An online resource based on the award-winning nature guide

Eastern Coyote

Porcupine Preyed Upon By Coyotes

2-15-16 dead porcupine  086Coyote tracks from several directions coalesced in a spot where the frozen skin of a porcupine lay. There was not one morsel of flesh, and next to no bone, left inside the skin, which had partially been turned inside out.  Inspection of the porcupine’s head confirmed the likelihood that coyotes were responsible, as fishers, notable porcupine predators, kill their prey by repeatedly attacking a porcupine’s head, and the head of this porcupine was unscathed (see insert). The only other possible predators would be a bobcat or a great horned owl, and there were no signs of either present. While it is possible that the porcupine died a natural death and opportunistic coyotes took advantage of an easy meal, it appeared to be in good condition, and thus it is equally or more likely that coyotes succeeded in gaining access to the porcupine’s vulnerable, quill-less belly, and successfully attacked and ate it.

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Female Eastern Coyotes In Estrus

1-27-16 coyote in estrus 036Female Eastern Coyotes come into estrus only once a year, usually in late winter for two to five days. For two or three months prior to as well as during this time, males roam widely and scent marking by both males and females increases. During their mating season, coyotes often travel in pairs, and it is not unusual to find scent posts where both male and female have scent marked with their urine. (The female’s urine is often tinged with blood.) The percentage of females that breed in a given year (typically 60% to 90%) depends upon the availability of food and their physical condition.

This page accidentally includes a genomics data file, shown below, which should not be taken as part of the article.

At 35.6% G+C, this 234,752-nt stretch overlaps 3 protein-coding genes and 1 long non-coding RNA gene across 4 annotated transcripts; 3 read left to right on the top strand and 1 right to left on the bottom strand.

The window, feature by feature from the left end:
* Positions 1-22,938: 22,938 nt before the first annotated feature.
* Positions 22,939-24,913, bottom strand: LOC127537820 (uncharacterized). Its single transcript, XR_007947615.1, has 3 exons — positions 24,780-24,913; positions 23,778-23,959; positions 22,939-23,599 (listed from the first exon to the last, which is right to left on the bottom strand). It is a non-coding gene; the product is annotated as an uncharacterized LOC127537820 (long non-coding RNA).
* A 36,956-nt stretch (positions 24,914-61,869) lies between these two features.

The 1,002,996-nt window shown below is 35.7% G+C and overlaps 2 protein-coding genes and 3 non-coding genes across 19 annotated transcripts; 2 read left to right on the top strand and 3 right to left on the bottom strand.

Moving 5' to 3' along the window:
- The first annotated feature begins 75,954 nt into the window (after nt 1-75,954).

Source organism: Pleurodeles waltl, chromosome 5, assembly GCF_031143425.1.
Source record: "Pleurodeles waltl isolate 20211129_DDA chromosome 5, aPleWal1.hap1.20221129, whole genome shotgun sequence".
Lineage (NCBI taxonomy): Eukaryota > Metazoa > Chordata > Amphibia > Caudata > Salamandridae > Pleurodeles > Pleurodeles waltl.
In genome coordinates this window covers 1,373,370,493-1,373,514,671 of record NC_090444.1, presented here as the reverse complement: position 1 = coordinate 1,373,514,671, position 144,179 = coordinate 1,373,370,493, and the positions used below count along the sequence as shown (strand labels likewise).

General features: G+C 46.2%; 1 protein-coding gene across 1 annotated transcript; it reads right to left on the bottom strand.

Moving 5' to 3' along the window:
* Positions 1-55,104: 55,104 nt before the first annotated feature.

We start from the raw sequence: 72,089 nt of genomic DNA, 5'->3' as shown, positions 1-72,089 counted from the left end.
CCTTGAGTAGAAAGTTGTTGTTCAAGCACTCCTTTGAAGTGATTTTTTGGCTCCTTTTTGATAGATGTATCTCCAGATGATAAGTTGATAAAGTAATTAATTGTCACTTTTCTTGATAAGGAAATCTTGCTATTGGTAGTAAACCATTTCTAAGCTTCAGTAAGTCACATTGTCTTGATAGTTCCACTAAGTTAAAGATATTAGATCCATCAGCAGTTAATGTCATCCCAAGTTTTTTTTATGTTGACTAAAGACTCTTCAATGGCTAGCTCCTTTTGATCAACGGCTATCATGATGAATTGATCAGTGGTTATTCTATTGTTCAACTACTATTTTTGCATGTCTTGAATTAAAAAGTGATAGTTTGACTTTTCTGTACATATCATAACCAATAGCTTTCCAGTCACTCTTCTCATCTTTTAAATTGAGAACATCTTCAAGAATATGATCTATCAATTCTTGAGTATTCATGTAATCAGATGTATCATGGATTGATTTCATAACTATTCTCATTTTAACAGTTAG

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Scat Revelations

12-14-15 coyote scat 021Predators and scavengers of all stripes are reaping the benefits of deer hunting season. A close look at the composition and form of the pictured scat reveals much more than the fact that a coyote dined on a white-tailed deer. Note that the scat consists almost entirely of deer hair. When a predator such as a coyote comes upon a carcass, it tends to eat the internal organs first, which produce black, moist, soft scats with next to no bones or hair in them. As it continues to feed, the coyote’s scats contain more and more bones and hair, until eventually that is all they consist of.

There are two conclusions one could make when analyzing this scat. One is that the coyote whose scat this is was finishing up the tail end of a deer carcass. It is also possible that this coyote might not have been at the top of its pack’s hierarchy. The alpha pair usually has first dibs on the internal organs, with lower members of the pack having access to the less choice parts, such as hair and bones.

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